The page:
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Postal Service loses $5.2 billion in third quarter

Aug. 9, 2012 - 10:29AM   |  
By SEAN REILLY   |   Comments
U.S. Postal Service letter carrier Juan Padilla sorts bundles of mail as he walks his delivery route last year in San Francisco. The Postal Service on Thursday reported a $5.2 billion loss for the third quarter of fiscal 2012, up from $3.1 billion for the same quarter last year.
U.S. Postal Service letter carrier Juan Padilla sorts bundles of mail as he walks his delivery route last year in San Francisco. The Postal Service on Thursday reported a $5.2 billion loss for the third quarter of fiscal 2012, up from $3.1 billion for the same quarter last year. (Justin Sullivan / Getty)

The U.S. Postal Service on Thursday reported a $5.2 billion loss for the third quarter of fiscal 2012, up from $3.1 billion for the same quarter last year.

For the first nine months of 2012, the Postal Service has lost a total of $11.6 billion, compared with $5.7 billion at the same point last year, according to a news release.

For the third quarter, total mail volume fell to 38.5 billion pieces, down 3.6 percent from a year ago. The decline was steeper for first-class mail — the Postal Service’s most profitable line — which dropped 4.4 percent. A bright spot was the continued growth in shipping services and package revenue, which rose 9 percent to $3.3 billion.

The $15.6 billion in total operating revenue for the quarter was almost unchanged from last year, but operating expenses jumped more than 10 percent to almost $21 billion. That increase was driven by $3.1 billion in mounting liabilities for the quarter for legally required payments to cover health care benefits for future retirees.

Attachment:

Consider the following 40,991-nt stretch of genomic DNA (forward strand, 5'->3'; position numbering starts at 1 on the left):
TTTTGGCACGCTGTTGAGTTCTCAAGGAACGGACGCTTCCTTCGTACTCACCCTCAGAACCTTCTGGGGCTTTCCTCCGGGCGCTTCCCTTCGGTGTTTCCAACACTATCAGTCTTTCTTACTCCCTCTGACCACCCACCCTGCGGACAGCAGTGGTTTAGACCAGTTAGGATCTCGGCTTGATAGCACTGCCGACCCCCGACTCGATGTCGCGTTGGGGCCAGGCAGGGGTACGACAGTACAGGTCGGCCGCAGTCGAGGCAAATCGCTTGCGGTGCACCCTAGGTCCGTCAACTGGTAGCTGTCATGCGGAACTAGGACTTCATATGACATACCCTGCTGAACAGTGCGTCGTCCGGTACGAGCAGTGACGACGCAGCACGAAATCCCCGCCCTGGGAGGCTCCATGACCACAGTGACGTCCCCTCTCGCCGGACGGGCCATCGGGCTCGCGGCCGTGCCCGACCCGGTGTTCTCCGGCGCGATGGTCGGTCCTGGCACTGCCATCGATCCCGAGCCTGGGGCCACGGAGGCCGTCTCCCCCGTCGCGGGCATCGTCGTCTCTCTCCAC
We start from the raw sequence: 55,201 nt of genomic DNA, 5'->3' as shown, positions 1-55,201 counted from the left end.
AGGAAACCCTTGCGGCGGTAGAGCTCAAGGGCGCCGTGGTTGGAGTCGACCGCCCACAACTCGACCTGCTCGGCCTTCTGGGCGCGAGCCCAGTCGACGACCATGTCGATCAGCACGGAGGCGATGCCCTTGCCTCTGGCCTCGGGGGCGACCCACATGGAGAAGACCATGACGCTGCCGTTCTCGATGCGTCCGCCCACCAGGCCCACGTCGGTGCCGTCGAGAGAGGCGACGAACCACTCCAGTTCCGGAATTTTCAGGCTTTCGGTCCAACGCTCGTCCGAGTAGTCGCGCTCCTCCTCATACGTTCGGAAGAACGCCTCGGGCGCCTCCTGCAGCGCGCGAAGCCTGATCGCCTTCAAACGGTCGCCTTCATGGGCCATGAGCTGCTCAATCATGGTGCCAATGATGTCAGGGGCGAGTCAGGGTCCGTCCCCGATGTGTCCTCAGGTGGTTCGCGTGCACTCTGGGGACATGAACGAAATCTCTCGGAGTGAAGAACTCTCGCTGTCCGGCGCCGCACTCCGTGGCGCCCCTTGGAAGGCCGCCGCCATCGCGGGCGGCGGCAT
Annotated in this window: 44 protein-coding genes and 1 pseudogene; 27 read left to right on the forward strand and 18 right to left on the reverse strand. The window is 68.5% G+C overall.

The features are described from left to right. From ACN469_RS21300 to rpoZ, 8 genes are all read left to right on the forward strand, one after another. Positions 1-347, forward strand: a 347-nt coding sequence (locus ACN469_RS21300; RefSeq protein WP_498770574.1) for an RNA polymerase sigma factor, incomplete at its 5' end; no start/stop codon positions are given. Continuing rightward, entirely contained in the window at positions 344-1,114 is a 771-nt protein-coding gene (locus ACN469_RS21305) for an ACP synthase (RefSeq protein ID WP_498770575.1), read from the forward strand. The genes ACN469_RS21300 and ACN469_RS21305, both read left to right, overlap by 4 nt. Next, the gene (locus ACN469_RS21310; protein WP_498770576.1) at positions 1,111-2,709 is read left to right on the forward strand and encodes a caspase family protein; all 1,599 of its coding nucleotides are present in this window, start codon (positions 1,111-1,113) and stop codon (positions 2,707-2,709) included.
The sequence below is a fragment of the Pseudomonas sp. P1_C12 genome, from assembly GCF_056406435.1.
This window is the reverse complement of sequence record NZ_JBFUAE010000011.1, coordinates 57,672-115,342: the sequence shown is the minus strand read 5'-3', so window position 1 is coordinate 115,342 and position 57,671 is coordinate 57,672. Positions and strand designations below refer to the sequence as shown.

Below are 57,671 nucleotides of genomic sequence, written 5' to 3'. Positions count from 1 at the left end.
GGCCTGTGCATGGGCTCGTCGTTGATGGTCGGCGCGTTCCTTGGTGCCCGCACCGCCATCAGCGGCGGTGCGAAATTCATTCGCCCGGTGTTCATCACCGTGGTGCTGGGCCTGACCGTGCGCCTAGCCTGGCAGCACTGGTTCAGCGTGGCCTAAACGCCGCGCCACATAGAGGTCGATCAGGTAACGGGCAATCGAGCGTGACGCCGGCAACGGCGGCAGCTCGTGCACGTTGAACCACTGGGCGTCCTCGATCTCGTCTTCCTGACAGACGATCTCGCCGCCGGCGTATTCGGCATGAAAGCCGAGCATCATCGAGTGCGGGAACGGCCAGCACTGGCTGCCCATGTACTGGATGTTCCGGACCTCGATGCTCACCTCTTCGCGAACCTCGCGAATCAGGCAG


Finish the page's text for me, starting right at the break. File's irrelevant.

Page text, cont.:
On Aug. 1, the Postal Service defaulted on a $5.5 billion installment originally due last September for fiscal 2011; USPS leaders say they also lack the cash to meet a $5.6 billion payment due at the end of next month. Those obligations nonetheless remain on the agency’s books.

The Postal Service has long pleaded for an end to the requirement to pre-fund the health care expenses, but congressional action before the November election appears unlikely. Although a Senate-passed bill would shave billions of dollars from the existing yearly payment schedule, the House has not acted on a competing bill that would also provide some relief.

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